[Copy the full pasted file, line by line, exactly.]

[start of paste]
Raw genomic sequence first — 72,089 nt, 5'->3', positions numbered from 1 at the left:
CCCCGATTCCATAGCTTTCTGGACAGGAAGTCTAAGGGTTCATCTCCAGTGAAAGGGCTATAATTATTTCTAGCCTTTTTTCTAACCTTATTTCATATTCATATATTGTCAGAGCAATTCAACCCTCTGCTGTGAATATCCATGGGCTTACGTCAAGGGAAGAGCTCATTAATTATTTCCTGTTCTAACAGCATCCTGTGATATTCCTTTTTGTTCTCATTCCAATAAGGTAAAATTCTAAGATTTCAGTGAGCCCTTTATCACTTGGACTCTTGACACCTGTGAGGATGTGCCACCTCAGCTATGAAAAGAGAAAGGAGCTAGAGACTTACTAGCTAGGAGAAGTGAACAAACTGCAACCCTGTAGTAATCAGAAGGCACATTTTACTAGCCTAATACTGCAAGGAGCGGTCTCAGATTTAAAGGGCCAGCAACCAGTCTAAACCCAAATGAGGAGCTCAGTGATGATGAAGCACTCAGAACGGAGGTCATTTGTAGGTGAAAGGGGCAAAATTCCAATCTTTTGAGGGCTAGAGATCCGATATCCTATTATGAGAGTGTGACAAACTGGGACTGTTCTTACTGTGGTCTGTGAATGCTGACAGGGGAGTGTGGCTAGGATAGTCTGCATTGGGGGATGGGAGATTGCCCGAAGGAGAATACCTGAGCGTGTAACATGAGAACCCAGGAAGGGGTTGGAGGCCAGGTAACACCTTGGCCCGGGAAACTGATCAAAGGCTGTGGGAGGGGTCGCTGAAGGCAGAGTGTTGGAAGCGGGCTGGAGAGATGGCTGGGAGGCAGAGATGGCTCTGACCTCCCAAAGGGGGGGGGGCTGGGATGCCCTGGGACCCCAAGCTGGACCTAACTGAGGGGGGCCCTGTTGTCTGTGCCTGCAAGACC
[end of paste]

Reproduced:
Raw genomic sequence first — 72,089 nt, 5'->3', positions numbered from 1 at the left:
CCCCGATTCCATAGCTTTCTGGACAGGAAGTCTAAGGGTTCATCTCCAGTGAAAGGGCTATAATTATTTCTAGCCTTTTTTCTAACCTTATTTCATATTCATATATTGTCAGAGCAATTCAACCCTCTGCTGTGAATATCCATGGGCTTACGTCAAGGGAAGAGCTCATTAATTATTTCCTGTTCTAACAGCATCCTGTGATATTCCTTTTTGTTCTCATTCCAATAAGGTAAAATTCTAAGATTTCAGTGAGCCCTTTATCACTTGGACTCTTGACACCTGTGAGGATGTGCCACCTCAGCTATGAAAAGAGAAAGGAGCTAGAGACTTACTAGCTAGGAGAAGTGAACAAACTGCAACCCTGTAGTAATCAGAAGGCACATTTTACTAGCCTAATACTGCAAGGAGCGGTCTCAGATTTAAAGGGCCAGCAACCAGTCTAAACCCAAATGAGGAGCTCAGTGATGATGAAGCACTCAGAACGGAGGTCATTTGTAGGTGAAAGGGGCAAAATTCCAATCTTTTGAGGGCTAGAGATCCGATATCCTATTATGAGAGTGTGACAAACTGGGACTGTTCTTACTGTGGTCTGTGAATGCTGACAGGGGAGTGTGGCTAGGATAGTCTGCATTGGGGGATGGGAGATTGCCCGAAGGAGAATACCTGAGCGTGTAACATGAGAACCCAGGAAGGGGTTGGAGGCCAGGTAACACCTTGGCCCGGGAAACTGATCAAAGGCTGTGGGAGGGGTCGCTGAAGGCAGAGTGTTGGAAGCGGGCTGGAGAGATGGCTGGGAGGCAGAGATGGCTCTGACCTCCCAAAGGGGGGGGGGCTGGGATGCCCTGGGACCCCAAGCTGGACCTAACTGAGGGGGGCCCTGTTGTCTGTGCCTGCAAGACC